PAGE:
Prairie strips are a farmland conservation practice that uses strategically placed native prairie plantings in crop fields. The practice has been tested by the STRIPS team since 2007 on experimental plots at the Neal Smith National Wildlife Refuge and increasingly on commercial farms across Iowa. Here we present our responses to the Frequently Asked Questions we receive on prairie strips at conferences and field days, and through email. The information was prepared by team members, and will be updated over time as needed, as we continue to learn. The answers below are general in nature, and may not apply in specific situations. Resources are provided with each answer. Read more about Frequently Asked Questions
How do I find someone to seed prairie strips for me?
The Plant Iowa Native website has contact information for seed sales and technical service providers.
Prairie strips are a conservation practice that uses strategically placed native prairie plantings in crop fields.
The practice was developed and tested by the STRIPS (Science-based Trials of Rowcrops Integrated with Prairie Strips) team at the Neal Smith National Wildlife Refuge in Iowa. Read more about FAQ: What are prairie strips?
Should I be concerned about Palmer amaranth in my prairie strips?
Palmer amaranth is a noxious and aggressive weed you should keep watch for in your crop environment, but you need not be overly concerned about it in your prairie strip. Read more about FAQ: Should I be concerned about Palmer amaranth?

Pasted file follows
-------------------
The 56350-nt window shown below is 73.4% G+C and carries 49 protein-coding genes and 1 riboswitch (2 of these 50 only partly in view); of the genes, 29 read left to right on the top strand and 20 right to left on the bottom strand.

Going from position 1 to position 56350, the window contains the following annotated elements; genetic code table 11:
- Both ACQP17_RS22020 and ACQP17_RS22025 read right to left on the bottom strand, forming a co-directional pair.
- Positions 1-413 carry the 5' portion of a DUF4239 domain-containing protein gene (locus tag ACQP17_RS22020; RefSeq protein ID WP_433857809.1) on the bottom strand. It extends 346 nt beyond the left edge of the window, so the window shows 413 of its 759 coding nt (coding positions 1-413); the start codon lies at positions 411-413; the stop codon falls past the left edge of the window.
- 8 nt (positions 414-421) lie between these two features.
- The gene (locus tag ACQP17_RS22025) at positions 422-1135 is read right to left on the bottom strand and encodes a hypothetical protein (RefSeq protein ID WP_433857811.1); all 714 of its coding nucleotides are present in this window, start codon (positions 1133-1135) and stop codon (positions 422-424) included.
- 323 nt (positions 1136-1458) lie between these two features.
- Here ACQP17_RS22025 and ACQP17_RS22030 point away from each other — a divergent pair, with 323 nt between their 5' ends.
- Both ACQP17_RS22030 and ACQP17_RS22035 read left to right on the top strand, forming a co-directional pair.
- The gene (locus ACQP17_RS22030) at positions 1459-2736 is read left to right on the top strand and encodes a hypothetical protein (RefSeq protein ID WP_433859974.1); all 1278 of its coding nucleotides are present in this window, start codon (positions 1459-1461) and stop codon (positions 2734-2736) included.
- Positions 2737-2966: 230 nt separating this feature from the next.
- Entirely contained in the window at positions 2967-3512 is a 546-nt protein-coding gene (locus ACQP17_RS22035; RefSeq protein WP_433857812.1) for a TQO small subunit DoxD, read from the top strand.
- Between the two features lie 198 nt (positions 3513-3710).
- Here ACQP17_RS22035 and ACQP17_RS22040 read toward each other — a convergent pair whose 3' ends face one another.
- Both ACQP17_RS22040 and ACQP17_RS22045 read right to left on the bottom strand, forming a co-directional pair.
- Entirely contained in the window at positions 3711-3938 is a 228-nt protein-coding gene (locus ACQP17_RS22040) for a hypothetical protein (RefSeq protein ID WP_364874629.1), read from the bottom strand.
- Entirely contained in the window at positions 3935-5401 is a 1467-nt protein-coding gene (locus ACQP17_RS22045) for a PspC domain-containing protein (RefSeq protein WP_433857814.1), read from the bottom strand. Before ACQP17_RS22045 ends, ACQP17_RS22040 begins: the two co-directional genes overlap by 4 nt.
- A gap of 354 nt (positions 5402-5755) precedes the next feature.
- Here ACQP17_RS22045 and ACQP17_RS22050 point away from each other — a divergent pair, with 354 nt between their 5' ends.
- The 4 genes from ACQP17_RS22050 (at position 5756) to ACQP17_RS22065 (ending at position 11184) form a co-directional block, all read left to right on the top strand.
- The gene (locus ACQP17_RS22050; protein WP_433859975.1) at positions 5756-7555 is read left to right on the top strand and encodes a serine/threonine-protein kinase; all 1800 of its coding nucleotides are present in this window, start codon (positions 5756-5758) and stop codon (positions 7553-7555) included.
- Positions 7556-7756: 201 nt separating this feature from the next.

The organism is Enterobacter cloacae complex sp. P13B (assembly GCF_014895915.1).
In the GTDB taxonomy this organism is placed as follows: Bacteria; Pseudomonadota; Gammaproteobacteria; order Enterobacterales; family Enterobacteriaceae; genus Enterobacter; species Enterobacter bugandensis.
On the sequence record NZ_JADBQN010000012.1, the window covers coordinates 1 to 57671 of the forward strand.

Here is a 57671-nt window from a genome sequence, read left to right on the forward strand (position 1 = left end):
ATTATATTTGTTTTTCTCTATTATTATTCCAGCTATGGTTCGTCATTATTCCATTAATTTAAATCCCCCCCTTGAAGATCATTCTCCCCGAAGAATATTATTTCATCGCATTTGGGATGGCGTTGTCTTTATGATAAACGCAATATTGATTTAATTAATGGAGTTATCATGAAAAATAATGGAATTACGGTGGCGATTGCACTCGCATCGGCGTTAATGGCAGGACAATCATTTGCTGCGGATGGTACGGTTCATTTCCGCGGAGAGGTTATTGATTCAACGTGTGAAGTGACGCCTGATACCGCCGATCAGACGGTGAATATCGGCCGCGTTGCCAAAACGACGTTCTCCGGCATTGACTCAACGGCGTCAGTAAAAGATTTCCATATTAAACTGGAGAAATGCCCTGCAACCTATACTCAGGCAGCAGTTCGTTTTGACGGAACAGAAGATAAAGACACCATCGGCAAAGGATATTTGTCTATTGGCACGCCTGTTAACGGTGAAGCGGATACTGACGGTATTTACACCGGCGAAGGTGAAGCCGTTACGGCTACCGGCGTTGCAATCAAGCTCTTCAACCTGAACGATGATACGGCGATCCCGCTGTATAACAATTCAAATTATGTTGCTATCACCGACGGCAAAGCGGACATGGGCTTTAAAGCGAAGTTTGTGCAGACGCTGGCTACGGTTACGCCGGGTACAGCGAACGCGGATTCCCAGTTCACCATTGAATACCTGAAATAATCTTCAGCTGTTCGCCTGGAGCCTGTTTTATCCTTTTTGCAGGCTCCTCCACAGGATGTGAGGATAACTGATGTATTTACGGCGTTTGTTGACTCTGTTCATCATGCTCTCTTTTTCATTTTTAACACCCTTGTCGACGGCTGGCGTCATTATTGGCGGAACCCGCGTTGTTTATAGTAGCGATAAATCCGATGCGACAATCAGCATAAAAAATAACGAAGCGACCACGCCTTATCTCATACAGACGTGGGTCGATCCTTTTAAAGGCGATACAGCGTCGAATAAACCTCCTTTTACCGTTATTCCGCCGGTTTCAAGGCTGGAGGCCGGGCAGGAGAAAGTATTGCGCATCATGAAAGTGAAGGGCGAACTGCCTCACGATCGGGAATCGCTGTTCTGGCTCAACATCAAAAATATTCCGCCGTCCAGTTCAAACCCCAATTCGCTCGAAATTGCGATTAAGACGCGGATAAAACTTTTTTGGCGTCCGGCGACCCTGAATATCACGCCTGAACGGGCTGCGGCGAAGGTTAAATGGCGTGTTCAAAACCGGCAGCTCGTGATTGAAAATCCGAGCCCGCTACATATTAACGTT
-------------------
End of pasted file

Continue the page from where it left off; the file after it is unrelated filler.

Does it matter what herbicides I use on my crops before planting prairie strips?
Yes, the herbicides you use on your crops matter, especially when you are trying to establish prairie strips. Many alternatives to glyphosate will last in the soil for more than one season. There are planting restriction guidelines provided by manufacturers and you can refer to these to find out how long a herbicide will last and what crops are sensitive to it. (Prairie seedlings aren't listed separately, but would respond much like small grains, alfalfa, and clovers.) Read more about FAQ: Does it matter what herbicides I use on my crops before planting prairie strips?
Installation and Establishment
Prairie strips are most easily established in fields which have previously been used for tilled annual row crop production (Jarchow and Liebman, 2011). Seeding following soybeans is especially favored for prairie strip establishment because the tilled field will have a reduced seed bank of annual weed seed and the soybean stubble will decompose readily (Jarchow and Liebman, 2011).
Nonetheless, if the correct procedures are followed prairie can be easily established following any crop or land cover. Read more about Prairie Strip Installation and Establishment
Al-Kaisi, M. (2000). Soil erosion: An agricultural production challenge. Iowa State University Extension and Outreach. (Accessed 27 August 2017).
Brady, N. C. & Weil, R. R. (2008). The nature and properties of soils. (14th ed.). United States: Pearson.
Crop Data Management Systems (CDMS). (2017). Label database. (Accessed 27 August 2017). Read more about Chapter 7: References